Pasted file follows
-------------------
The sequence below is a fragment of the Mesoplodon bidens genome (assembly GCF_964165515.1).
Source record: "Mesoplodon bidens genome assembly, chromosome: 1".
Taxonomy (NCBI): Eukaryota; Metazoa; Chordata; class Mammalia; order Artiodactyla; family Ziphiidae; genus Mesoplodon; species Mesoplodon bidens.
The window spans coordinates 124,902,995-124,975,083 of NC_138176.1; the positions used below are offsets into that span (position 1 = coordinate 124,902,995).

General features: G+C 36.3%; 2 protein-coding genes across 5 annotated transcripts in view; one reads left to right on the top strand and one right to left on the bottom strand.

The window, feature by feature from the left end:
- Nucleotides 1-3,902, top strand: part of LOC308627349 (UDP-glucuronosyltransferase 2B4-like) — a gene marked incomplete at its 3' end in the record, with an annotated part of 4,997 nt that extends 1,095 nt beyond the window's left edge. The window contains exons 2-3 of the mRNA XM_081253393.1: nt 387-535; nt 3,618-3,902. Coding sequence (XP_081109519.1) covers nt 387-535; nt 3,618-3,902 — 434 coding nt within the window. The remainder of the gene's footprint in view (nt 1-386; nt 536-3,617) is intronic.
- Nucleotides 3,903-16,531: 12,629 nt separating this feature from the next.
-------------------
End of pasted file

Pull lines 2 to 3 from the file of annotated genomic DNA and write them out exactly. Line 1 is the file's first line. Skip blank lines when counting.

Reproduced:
Source record: "Mesoplodon bidens genome assembly, chromosome: 1".
Taxonomy (NCBI): Eukaryota; Metazoa; Chordata; class Mammalia; order Artiodactyla; family Ziphiidae; genus Mesoplodon; species Mesoplodon bidens.